The Art of Woo

Using Strategic Persuasion to Sell Your Ideas

by G. Richard Shell , Mario Moussa

Number of pages: 312

Publisher: Penguin

BBB Library: Sales and Marketing, Communication

ISBN: 9780143114048

About the Authors

G. Richard Shell : G. Richard Shell is the Thomas Gerrity Professor of Legal Studies,


Mario Moussa : An advisor to senior leaders on strategy and competitiveness, and an


Editorial Review

Woo, simple enough to say, but not so simple to do. It is relationship-based persuasion, a strategic process for getting people’s attention, pitching your ideas, and obtaining approval for your plans and projects. In short, it’s one of the most important skills for any entrepreneur, employee, or professional manager whose work requires them to rely on influence and persuasion rather than coercion and force.

Book Reviews

"Salespeople market products and services. Successful people within organizations market ideas. Can you market yours? In this smart, well-sourced book, G. Richard Shell and Mario Moussa show you how to sell your concepts to your colleagues and clients. They detail six primary “influence channels” and five “persuasion roles.” They also outline the four components of an effective persuasion." Howard Recruitment

"In their new book, The Art of Woo: Using Strategic Persuasion to Sell Your Ideas, Wharton legal studies and business ethics professor G. Richard Shell and management consultant Mario Moussa provide a systematic approach to idea selling that addresses the problem Iacocca identified."The Wharton

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Wisdom to Share

Whether you are selling products or ideas, the success of your business is based on how well you sell, and how well you sell is based on how well you can woo others over to your side.

You need to lock the idea into organizational matrix, through budget lines, job descriptions, incentives and other standard operating procedures.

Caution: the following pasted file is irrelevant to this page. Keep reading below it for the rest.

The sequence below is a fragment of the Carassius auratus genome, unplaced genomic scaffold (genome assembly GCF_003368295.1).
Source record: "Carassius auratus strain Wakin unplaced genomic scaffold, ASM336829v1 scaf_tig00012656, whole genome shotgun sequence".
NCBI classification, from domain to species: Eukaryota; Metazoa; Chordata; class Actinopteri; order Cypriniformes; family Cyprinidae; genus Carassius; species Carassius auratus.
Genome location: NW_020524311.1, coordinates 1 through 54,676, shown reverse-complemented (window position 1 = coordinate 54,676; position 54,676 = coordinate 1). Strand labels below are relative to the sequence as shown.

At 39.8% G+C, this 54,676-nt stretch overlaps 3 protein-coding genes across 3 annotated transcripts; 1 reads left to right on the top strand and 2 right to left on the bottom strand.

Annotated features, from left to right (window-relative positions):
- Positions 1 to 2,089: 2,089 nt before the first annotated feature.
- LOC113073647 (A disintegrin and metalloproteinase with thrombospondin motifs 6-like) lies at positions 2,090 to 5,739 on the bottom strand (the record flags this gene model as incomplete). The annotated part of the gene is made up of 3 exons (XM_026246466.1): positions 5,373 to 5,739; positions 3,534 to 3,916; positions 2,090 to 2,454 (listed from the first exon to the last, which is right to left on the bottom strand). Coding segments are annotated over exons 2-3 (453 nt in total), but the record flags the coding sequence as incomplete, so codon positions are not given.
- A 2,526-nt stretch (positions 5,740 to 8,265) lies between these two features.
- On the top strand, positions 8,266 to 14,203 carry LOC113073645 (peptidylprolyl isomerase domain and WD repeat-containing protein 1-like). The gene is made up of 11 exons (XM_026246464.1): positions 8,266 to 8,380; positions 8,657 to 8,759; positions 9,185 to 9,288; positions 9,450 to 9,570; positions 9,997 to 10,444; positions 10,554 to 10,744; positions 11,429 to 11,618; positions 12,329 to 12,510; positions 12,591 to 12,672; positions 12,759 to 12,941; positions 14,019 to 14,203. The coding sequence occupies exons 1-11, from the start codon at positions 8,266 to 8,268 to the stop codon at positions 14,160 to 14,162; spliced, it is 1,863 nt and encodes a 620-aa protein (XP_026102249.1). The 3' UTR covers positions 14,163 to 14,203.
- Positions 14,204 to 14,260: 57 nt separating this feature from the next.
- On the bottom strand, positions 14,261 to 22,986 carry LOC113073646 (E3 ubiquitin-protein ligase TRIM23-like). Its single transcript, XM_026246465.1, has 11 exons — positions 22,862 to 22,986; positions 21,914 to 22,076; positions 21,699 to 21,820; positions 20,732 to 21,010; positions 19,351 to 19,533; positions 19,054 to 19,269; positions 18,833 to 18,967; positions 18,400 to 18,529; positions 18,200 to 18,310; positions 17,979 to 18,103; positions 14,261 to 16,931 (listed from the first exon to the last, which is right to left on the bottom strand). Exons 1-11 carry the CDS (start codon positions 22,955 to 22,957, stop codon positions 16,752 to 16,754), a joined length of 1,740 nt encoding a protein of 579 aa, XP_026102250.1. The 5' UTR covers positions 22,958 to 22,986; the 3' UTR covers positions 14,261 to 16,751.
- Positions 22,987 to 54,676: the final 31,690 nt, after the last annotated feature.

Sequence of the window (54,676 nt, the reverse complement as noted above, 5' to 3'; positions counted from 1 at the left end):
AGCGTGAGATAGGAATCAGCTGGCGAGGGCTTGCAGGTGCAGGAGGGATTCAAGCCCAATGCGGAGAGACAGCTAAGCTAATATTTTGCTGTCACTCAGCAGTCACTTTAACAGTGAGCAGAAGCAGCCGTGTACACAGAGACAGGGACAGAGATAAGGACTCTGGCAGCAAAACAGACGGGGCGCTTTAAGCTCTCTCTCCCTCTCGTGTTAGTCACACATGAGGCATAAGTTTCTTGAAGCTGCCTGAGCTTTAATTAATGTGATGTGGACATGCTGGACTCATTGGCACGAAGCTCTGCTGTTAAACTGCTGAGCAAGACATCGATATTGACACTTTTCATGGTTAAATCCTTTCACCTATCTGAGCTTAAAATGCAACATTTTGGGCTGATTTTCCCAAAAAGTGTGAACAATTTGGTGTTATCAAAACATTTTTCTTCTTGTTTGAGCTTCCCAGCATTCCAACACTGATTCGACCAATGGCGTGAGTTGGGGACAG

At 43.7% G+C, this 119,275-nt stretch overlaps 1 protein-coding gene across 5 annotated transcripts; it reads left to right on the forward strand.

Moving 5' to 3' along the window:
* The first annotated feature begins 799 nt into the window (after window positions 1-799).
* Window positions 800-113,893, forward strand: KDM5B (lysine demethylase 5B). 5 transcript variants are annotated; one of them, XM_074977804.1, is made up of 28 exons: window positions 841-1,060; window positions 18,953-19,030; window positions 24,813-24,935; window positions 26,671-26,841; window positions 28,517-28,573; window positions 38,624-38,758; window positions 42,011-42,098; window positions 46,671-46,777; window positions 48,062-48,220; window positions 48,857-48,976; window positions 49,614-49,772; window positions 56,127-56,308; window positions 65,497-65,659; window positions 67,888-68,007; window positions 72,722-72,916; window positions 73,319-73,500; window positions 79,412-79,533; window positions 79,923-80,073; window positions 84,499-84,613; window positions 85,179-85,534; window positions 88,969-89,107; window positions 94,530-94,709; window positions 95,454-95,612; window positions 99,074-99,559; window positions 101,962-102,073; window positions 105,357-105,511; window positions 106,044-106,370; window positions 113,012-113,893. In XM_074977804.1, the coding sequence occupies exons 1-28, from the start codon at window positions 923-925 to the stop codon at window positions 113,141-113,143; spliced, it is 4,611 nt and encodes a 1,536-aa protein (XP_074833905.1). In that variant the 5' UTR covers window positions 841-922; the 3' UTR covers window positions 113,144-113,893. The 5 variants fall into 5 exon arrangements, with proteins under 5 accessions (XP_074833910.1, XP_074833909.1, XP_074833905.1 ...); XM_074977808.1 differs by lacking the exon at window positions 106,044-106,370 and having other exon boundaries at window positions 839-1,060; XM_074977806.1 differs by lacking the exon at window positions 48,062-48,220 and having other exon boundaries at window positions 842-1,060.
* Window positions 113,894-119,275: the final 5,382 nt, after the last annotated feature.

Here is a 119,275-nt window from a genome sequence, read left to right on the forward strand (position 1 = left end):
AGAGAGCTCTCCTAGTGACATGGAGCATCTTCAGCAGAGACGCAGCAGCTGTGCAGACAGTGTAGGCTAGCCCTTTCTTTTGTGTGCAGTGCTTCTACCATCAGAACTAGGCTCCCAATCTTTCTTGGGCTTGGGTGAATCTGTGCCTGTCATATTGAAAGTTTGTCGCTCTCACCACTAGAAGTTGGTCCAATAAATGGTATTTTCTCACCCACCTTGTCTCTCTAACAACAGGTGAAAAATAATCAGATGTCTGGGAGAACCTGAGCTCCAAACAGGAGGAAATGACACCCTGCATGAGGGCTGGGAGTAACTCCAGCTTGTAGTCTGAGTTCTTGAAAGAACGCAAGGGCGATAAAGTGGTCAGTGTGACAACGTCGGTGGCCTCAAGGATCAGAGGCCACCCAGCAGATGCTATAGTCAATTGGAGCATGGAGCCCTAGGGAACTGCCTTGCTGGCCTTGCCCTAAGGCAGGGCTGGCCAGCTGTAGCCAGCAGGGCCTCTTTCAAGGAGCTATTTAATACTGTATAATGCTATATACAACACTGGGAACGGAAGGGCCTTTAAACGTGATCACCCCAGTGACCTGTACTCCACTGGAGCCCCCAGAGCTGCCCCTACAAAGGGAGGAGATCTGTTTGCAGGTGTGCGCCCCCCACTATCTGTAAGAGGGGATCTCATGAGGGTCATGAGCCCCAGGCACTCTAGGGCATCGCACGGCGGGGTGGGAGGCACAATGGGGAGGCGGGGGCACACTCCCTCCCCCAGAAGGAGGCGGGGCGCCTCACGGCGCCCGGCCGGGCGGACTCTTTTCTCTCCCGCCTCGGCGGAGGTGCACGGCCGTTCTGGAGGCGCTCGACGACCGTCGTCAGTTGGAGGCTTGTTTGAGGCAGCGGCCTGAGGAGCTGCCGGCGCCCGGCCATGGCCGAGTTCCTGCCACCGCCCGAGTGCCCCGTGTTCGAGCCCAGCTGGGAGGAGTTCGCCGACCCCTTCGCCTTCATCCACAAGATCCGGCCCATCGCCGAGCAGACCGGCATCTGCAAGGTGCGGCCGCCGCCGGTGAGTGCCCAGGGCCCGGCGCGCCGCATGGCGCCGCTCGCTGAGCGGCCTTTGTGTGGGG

Once your idea gains momentum, it will take a life on its own

Create a fanfare for your ideas, which will give your idea momentum.

To succeed in politics, you need a slogan. A simple theme allows people to remember it and pass it on to others.

The problems you can face in closing a deal could come from internal forces that work against change; fear of the unknown, competing interests, and organizational politics.

Your success as a persuader depends on your ability to find the channel your audience is tuned to and then communicate using appropriate language.

Relationships give people a level of trust and confidence in each other, facilitating communication and making it easier to cooperate. Take the time to meet face-to-face.

Being alert as good ideas will start to come at odd moments. Take the raw material of your new idea, turn it over in your head, adapt it, share it with others, and get feedback.

Research relentlessly with reference to a defined problem is extremely helpful when cooking up a new idea.

Everything starts with an idea.

To start this journey toward others’ perspectives, you must start with self-awareness.

The final step of the Woo process completes the cycle by taking you from the agreement stage to the concrete commitments you need to turn your ideas into action.

Provide your audience with good reasons to accept.

The trick isn’t getting people to buy things they don’t need, but rather to help them see things your way.

Success depends on how well you sell.

It is relationship-based persuasion, a strategic process for getting people’s attention, pitching your ideas, and obtaining approval for your plans and projects.